|dc.description.abstract||It has been said that, if sufficiently motivated, anyone can learn a second language (Corder, 1967). But it is also true that no one succeeds in learning a second language (L2) if they stop. This study investigated motivation and learner attrition/retention among L2 learners in a New Zealand context.
L2 learners’ motivation is subject to various factors, the diversity of which has only been made more apparent by recent research. Previous research has also linked various factors to learners’ continuation or cessation of their L2 studies. One of the most significant developments in recent L2 motivation research is Dörnyei’s (2005) L2 motivational self system (L2MSS), which holds that L2 motivation is determined by a learner’s ideal L2 self, ought-to L2 self, and L2 learning experience.
Using the L2MSS as a theoretical framework, the study investigated the extent to which Dörnyei’s system could account for motivation and for learner attrition/retention among university-level learners of foreign languages (FLs) and te reo Māori—the indigenous language of New Zealand.
The study also contributed to existing scholarship by exploring the relevance of two further factors to both motivation and learner attrition/retention. The first was a novel construct representing goals unrelated to a learner’s L2 (non-L2 goals); the second was participants’ heritage language (HL) learner status—i.e., whether participants were HL learners of their L2.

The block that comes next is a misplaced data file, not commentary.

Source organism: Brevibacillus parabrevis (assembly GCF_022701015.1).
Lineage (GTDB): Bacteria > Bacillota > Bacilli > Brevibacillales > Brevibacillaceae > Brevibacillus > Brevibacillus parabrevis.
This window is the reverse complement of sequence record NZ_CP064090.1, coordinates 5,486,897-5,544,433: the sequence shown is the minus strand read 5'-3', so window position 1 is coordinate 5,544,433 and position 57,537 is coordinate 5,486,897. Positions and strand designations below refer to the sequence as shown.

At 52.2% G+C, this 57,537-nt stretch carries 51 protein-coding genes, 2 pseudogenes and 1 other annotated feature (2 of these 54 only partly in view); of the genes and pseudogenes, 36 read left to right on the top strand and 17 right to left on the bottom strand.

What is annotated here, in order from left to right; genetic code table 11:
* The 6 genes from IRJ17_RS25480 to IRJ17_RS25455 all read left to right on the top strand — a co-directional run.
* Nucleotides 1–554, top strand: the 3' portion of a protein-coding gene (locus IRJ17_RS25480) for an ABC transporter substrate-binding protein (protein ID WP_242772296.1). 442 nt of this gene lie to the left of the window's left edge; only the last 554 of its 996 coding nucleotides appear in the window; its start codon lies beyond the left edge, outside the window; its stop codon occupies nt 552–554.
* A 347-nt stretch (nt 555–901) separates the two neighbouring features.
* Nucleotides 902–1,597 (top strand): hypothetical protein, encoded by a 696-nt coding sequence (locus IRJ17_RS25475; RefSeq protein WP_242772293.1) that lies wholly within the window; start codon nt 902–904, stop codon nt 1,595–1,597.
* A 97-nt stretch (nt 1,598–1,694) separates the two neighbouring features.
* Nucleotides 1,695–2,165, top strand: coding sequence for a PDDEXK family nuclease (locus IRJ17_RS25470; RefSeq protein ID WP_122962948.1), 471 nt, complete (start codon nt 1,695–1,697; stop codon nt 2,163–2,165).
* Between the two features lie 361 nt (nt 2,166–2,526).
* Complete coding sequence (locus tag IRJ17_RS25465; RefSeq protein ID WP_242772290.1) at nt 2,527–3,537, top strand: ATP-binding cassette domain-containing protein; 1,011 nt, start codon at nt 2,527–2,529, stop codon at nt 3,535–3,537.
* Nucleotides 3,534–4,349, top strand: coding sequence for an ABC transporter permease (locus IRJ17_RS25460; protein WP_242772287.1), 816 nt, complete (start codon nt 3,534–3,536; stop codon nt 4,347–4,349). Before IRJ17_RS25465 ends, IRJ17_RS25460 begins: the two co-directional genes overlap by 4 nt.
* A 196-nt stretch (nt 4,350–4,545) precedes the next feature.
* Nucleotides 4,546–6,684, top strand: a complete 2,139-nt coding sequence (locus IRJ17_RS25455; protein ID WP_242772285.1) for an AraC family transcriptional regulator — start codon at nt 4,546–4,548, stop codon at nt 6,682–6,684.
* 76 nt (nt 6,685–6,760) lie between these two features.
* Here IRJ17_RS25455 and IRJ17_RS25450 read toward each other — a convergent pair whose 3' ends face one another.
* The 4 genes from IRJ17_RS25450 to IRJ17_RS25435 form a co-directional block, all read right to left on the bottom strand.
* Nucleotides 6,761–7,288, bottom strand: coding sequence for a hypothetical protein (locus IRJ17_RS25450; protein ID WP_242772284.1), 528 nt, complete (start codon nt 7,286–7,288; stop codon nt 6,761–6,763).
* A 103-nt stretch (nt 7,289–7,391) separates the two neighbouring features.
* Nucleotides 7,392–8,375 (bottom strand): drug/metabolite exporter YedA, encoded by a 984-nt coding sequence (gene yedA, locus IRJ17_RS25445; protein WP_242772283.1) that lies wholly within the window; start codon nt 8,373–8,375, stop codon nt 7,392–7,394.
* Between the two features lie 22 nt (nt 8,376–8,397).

The study followed a mixed-methods design. Quantitative data were collected through a survey of L2 learners (N = 700) and a follow-up question (N = 416), and data were analyzed using t-tests, confirmatory factor analysis, and structural equation modelling. Interview data from 21 participants underwent a three-level coding process that allowed data to be meaningfully related to the L2MSS. Integration of qualitative and quantitative processes took place throughout the investigation—during sampling, data analysis, and discussion.
Findings confirmed that L2 motivation and learner attrition/retention are complex issues affected both by factors clearly linked to L2 learning and by other aspects of learners’ lives—in particular, by learners’ non-L2 goals and ethnolinguistic identities. The study also found, however, that, while several factors played roles with regard to both motivation and learner attrition/retention, L2 learning experience was the most influential factor overall.
The findings point to a need for pragmatism regarding the real-world implications of L2 motivation research. They indicate a need for researchers, scholars, and L2 teachers to focus on those factors that have the greatest effect on motivation and learner attrition/retention, and on those that L2 teachers and institutions have the greatest ability to influence. Specifically, this study shows that the best hope for boosting L2 motivation and L2 learner retention lies in making learners’ experiences of L2 learning positive and enjoyable.||